2.50
Hdl Handle:
http://hdl.handle.net/10755/160243
Type:
Presentation
Title:
Predictors of Consistent Condom Use Among Low-Income African American Women
Abstract:
Predictors of Consistent Condom Use Among Low-Income African American Women
Conference Sponsor:Midwest Nursing Research Society
Conference Year:2004
Author:Dancy, Barbara, PhD, RN, FAAN
Title:Associate Professor
Contact Address:PMA #1060 -m/c 802, 845 S. Damen Ave., Chicago, IL, 60612-7350 , USA
The purpose was to determine which variables predicted reported consistent condom use over time for a sample of 280 low-income African American women. The variables of interest were knowledge of HIV transmission, self-efficacy for low-risk HIV behavior, perceived HIV vulnerability, social norms related to male-female relationships, attitudes related to condom use, and HIV community behavior related to promoting their community’s awareness about HIV among African Americans. A longitudinal cross-over research design with extended posttest observations was used where during phase 1, one of two geographically separated but environmentally and demographically similar communities was randomly assigned to receive the HIV prevention curriculum and the other community received the health promotion curriculum. In phase 1, after pretesting, women received the designated curriculum and were post tested at 3, 6, and 9 months. After the ninth month post test, the curriculum was switched in phase 2 so that those women who initially received the HIV prevention curriculum in phase 1 now received the health promotion curriculum and those who received the health promotion curriculum now received the HIV prevention curriculum. The women mean age was 31 years (SD=7.6). The women didn’t differ significantly on any pretest or demographic variables. The research was guided by an integration of Bandura’s self-efficacy, Fishbein and Ajzen’s perception of social norms and attitude about the proposed behavior, and Janz and Becker’s perceived vulnerability for a proposed illness. Using SAS macro GLIMMIX, the data revealed that self-efficacy for low-risk HIV behavior, HIV community behavior, and social norms related to male-female relationships predicted consistent condom use over time. These three variables accounted for 49% of the variance. It is concluded that to enhance consistent condom use overtime it may be beneficial to promote and reinforce these variables.
Repository Posting Date:
26-Oct-2011
Date of Publication:
17-Oct-2011
Sponsors:
Midwest Nursing Research Society

Full metadata record

DC FieldValue Language
dc.typePresentationen_GB
dc.titlePredictors of Consistent Condom Use Among Low-Income African American Womenen_GB
dc.identifier.urihttp://hdl.handle.net/10755/160243-
dc.description.abstract<table><tr><td colspan="2" class="item-title">Predictors of Consistent Condom Use Among Low-Income African American Women</td></tr><tr class="item-sponsor"><td class="label">Conference Sponsor:</td><td class="value">Midwest Nursing Research Society</td></tr><tr class="item-year"><td class="label">Conference Year:</td><td class="value">2004</td></tr><tr class="item-author"><td class="label">Author:</td><td class="value">Dancy, Barbara, PhD, RN, FAAN</td></tr><tr class="item-author-title"><td class="label">Title:</td><td class="value">Associate Professor</td></tr><tr class="item-address"><td class="label">Contact Address:</td><td class="value">PMA #1060 -m/c 802, 845 S. Damen Ave., Chicago, IL, 60612-7350 , USA</td></tr><tr><td colspan="2" class="item-abstract">The purpose was to determine which variables predicted reported consistent condom use over time for a sample of 280 low-income African American women. The variables of interest were knowledge of HIV transmission, self-efficacy for low-risk HIV behavior, perceived HIV vulnerability, social norms related to male-female relationships, attitudes related to condom use, and HIV community behavior related to promoting their community&rsquo;s awareness about HIV among African Americans. A longitudinal cross-over research design with extended posttest observations was used where during phase 1, one of two geographically separated but environmentally and demographically similar communities was randomly assigned to receive the HIV prevention curriculum and the other community received the health promotion curriculum. In phase 1, after pretesting, women received the designated curriculum and were post tested at 3, 6, and 9 months. After the ninth month post test, the curriculum was switched in phase 2 so that those women who initially received the HIV prevention curriculum in phase 1 now received the health promotion curriculum and those who received the health promotion curriculum now received the HIV prevention curriculum. The women mean age was 31 years (SD=7.6). The women didn&rsquo;t differ significantly on any pretest or demographic variables. The research was guided by an integration of Bandura&rsquo;s self-efficacy, Fishbein and Ajzen&rsquo;s perception of social norms and attitude about the proposed behavior, and Janz and Becker&rsquo;s perceived vulnerability for a proposed illness. Using SAS macro GLIMMIX, the data revealed that self-efficacy for low-risk HIV behavior, HIV community behavior, and social norms related to male-female relationships predicted consistent condom use over time. These three variables accounted for 49% of the variance. It is concluded that to enhance consistent condom use overtime it may be beneficial to promote and reinforce these variables.</td></tr></table>en_GB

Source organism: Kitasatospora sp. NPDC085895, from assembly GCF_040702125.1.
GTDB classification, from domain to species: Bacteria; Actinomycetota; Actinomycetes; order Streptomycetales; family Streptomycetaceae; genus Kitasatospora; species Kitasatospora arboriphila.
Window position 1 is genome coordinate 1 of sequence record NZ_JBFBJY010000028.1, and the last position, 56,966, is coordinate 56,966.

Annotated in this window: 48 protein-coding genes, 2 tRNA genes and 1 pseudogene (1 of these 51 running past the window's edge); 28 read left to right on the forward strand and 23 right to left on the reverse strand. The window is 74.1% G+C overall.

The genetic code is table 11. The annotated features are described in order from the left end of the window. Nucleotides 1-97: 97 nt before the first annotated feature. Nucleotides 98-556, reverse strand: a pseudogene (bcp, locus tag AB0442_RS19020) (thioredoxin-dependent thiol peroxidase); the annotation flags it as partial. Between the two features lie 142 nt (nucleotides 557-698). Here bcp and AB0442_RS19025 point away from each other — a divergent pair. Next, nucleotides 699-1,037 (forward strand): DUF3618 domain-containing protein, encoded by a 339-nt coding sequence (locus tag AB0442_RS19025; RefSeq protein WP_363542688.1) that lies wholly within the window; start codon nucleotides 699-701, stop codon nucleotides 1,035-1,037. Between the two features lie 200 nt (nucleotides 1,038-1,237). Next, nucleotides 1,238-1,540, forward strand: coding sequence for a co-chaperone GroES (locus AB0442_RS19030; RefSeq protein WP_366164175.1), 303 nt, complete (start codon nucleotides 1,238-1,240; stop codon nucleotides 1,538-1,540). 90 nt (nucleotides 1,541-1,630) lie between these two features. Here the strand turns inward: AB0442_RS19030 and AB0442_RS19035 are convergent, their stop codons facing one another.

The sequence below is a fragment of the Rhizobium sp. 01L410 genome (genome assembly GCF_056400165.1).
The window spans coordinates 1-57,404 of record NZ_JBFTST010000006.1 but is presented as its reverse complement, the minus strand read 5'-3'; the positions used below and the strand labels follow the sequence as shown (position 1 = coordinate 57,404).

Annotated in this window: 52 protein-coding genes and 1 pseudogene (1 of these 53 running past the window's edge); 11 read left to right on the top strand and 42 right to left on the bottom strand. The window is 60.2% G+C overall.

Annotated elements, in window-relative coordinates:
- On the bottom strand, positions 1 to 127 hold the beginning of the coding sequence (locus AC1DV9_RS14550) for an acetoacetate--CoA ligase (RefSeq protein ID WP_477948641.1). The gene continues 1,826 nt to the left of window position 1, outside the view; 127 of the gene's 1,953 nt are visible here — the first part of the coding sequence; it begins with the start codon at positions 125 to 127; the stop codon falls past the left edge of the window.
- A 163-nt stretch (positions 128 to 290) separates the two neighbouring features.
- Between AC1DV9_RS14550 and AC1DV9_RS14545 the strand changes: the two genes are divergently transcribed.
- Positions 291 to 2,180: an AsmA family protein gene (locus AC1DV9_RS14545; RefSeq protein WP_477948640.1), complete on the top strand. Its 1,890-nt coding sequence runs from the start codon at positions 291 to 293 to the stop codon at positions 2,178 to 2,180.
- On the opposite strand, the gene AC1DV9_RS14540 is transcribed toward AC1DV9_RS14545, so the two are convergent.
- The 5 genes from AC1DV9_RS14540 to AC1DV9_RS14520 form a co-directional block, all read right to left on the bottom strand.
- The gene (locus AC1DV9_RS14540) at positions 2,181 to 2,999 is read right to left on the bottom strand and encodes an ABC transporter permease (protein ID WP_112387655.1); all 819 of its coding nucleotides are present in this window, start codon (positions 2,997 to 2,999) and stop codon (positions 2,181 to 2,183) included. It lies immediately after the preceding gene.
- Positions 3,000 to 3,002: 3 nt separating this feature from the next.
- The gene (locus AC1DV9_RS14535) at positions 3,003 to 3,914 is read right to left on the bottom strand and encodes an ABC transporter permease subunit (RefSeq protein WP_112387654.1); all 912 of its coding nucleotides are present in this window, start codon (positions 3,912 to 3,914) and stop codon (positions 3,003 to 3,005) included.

dc.date.available2011-10-26T22:45:33Z-
dc.date.issued2011-10-17en_GB
dc.date.accessioned2011-10-26T22:45:33Z-
dc.description.sponsorshipMidwest Nursing Research Societyen_GB
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